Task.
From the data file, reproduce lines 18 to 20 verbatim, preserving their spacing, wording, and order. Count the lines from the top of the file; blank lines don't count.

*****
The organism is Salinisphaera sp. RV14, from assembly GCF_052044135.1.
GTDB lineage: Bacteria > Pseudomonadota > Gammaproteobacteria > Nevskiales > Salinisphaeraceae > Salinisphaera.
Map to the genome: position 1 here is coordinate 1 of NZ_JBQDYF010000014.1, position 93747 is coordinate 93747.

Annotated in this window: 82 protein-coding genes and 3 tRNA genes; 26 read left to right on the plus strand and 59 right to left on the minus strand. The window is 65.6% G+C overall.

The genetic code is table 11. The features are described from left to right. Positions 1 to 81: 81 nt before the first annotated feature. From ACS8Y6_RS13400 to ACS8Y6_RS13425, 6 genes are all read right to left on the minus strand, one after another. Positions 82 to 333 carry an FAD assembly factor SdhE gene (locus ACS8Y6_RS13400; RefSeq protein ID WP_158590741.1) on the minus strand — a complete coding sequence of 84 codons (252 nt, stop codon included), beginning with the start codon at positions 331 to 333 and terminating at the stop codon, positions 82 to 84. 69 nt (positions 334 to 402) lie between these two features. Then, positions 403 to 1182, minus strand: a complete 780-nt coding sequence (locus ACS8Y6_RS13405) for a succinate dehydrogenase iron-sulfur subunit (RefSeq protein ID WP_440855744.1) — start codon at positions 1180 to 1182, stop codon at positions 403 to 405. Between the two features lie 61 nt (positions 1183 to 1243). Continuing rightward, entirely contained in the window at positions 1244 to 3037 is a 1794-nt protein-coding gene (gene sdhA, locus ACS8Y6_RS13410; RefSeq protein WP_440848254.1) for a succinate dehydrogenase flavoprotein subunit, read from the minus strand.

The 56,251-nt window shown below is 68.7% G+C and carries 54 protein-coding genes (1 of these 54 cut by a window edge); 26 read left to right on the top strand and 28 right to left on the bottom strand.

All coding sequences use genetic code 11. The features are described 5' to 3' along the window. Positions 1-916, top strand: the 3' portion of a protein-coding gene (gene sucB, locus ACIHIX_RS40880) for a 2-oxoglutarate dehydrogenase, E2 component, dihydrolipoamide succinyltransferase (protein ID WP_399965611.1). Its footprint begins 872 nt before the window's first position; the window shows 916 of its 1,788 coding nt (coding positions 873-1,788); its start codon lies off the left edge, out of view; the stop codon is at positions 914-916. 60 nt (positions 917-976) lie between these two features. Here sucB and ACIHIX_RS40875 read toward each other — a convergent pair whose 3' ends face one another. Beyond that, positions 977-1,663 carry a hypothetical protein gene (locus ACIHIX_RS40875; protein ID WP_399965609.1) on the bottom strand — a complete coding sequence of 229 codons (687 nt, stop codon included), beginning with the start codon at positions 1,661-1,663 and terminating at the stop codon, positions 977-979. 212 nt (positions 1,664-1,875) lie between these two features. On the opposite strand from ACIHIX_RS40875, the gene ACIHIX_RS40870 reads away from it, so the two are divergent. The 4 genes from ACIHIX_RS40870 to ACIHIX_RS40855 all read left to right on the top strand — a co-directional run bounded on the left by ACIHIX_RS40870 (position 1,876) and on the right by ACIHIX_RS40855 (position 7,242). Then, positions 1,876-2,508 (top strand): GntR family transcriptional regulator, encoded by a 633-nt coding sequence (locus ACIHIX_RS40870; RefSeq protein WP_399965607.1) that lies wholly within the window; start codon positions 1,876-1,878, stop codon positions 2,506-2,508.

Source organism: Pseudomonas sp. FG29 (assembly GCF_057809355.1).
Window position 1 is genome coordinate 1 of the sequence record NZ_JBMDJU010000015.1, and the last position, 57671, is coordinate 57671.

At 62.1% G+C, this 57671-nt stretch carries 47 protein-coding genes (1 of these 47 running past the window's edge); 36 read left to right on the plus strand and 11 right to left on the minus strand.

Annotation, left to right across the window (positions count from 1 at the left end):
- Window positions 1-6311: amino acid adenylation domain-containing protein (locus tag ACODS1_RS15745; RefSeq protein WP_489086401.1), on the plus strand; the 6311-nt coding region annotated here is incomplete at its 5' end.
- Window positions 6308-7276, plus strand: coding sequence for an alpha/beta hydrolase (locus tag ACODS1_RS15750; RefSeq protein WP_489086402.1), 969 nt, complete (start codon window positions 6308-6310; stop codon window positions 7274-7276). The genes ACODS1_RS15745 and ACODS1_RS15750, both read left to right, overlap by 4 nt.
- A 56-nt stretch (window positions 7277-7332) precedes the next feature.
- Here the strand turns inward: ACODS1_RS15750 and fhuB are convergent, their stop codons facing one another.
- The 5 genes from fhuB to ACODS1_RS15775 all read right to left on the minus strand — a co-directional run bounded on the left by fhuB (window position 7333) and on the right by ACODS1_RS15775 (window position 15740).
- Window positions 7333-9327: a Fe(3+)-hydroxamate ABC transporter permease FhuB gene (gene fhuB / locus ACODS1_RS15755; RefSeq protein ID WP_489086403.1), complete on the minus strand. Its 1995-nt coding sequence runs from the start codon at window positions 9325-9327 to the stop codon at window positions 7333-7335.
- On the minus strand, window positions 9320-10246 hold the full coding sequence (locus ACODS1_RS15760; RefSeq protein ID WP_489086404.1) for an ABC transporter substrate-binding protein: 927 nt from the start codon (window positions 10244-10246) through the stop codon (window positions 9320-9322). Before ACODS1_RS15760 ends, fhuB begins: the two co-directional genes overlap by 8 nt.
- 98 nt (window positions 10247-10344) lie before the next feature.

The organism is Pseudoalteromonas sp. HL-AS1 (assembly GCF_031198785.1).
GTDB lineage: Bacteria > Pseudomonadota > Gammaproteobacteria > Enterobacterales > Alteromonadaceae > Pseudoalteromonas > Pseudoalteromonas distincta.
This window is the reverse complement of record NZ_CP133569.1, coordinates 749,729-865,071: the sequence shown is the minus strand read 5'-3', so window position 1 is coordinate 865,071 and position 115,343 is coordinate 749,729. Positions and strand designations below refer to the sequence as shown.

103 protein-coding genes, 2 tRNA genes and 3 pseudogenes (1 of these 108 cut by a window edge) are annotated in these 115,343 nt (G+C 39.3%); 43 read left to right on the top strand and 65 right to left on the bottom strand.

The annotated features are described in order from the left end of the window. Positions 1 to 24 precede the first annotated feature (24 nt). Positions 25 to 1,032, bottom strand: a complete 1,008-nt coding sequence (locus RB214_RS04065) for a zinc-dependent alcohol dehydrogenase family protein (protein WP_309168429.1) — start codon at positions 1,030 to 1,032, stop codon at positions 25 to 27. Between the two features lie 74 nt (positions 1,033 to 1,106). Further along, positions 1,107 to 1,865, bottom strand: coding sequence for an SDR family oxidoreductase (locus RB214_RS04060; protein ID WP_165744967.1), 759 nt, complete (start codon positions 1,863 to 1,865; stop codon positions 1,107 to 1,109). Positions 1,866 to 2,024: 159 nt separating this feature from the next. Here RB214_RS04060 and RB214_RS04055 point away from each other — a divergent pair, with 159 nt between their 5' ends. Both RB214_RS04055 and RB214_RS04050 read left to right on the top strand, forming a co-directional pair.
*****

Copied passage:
- On the minus strand, window positions 9320-10246 hold the full coding sequence (locus ACODS1_RS15760; RefSeq protein ID WP_489086404.1) for an ABC transporter substrate-binding protein: 927 nt from the start codon (window positions 10244-10246) through the stop codon (window positions 9320-9322). Before ACODS1_RS15760 ends, fhuB begins: the two co-directional genes overlap by 8 nt.
- 98 nt (window positions 10247-10344) lie before the next feature.

The organism is Pseudoalteromonas sp. HL-AS1 (assembly GCF_031198785.1).